Not a large variety of different types of butterfly, I suspect due to the lack of flowering species. The banks mainly consisted of grasses some with seed heads and closer to the water edge in vegetative state.
During my 20 minute butterfly count in my backyard I only came across White Butterflies. 3 landed in flowers and up to possibly 5 flew over the fence but may have flown back over again.
Three White Butterflies were seen, two landed in grassland areas and one flew over the sight.
Three Cabbage Whites (Pieris rapae)were seen. The butterflies flew around the site and one landed on a convolvulus silvery moon. The other butterflies flew through the site and did not land or feed on an plants.
Landed on a Camellia Bush.
For the ECOL202 Butterfly assignment, I went to the Liffey Domain which is a wild place. Within 20 minutes, I saw one Yellow Admiral which was flying less than 10 metres away. I also observed 3 Monarch Butterflies and 5 Common Cabbage White butterflies over 10 metres away, which were flying among the vegetation. I was unable to get any photos of the butterflies, as they were either too flighty or too far away to get a decent photo.
We walked through the Kahikatea Loop Track, in Riccarton Bush, to look for butterflies in a 'wild' location, as part of the Ecol202 Butterfly mission. However, we did not find any sightings of butterflies after 20 minutes. The photo shows what type of native forest we were walking through while looking for the butterflies.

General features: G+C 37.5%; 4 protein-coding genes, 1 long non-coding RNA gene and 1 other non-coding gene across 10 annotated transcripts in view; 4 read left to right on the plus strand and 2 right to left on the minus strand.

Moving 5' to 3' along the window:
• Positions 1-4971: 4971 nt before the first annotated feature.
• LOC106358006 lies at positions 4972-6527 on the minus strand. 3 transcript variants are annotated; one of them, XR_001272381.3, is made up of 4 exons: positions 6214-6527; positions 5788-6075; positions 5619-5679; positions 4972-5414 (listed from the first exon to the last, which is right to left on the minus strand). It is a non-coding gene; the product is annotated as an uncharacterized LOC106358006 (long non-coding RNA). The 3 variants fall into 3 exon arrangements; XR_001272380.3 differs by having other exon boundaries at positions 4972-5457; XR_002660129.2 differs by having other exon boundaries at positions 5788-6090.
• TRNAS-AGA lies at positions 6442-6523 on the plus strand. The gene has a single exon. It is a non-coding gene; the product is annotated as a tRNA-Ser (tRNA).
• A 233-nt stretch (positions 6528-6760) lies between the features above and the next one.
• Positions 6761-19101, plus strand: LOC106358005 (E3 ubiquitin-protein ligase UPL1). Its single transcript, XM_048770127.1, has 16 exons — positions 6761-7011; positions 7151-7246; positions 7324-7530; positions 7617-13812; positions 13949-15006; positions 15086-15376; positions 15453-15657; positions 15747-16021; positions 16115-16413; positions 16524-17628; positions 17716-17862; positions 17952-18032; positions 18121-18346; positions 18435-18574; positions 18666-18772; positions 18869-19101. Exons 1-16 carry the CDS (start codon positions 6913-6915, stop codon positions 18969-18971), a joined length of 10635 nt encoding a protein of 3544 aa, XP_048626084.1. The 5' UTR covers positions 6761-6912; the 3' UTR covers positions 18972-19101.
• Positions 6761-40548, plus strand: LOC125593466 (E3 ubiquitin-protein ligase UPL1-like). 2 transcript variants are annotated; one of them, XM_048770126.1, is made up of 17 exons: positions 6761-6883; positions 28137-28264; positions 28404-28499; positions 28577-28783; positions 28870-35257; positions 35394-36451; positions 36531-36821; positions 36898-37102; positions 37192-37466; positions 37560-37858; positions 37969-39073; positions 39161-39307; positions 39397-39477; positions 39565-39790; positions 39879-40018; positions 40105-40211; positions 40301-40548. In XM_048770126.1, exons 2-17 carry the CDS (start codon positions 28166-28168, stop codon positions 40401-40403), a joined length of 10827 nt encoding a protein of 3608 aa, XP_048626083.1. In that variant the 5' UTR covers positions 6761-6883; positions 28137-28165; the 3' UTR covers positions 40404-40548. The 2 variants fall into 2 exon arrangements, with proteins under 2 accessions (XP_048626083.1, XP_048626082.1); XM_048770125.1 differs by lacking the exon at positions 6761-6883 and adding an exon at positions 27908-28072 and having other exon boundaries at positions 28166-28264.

For the Ecol202 Butterfly mission, I went to Riccarton Bush to look for butterflies for 20 minutes in a garden. In total, I found 7 Monarch butterflies and one Cabbage White butterfly. The Monarch butterfly main activity was flying around and resting on Dahlia flowers, which were in great abundance.
Viewed in the backyard of Centennial Hall block 5 around noon. Heaps were flying around in pairs.
As part of Lincoln University's Biological Diversity course (Ecol202), we run a series of Nature Journal exercises where students practise species identifications and monitoring techniques. Mission #1 is the Great Canterbury Butterfly Hunt, where everyone spends one 20 minute period on a warm sunny day in a garden and another in a wild plac... ...more ↓
As part of Lincoln University's Biological Diversity course (Ecol202), we run a series of Nature Journal exercises where students practise species identifications and monitoring techniques. Mission #1 is the Great Canterbury Butterfly Hunt, where everyone spends one 20 minute period on a warm sunny day in a garden and another in a wild place, counting butterflies. Students also record any associated caterpillar food plants at these sites and any flowers they see the butterflies visiting.
The nice project icon photo of a monarch is by 2011 student Thornton Scott.
See the Terms & Rules for instructions on how to enter the details of your observations.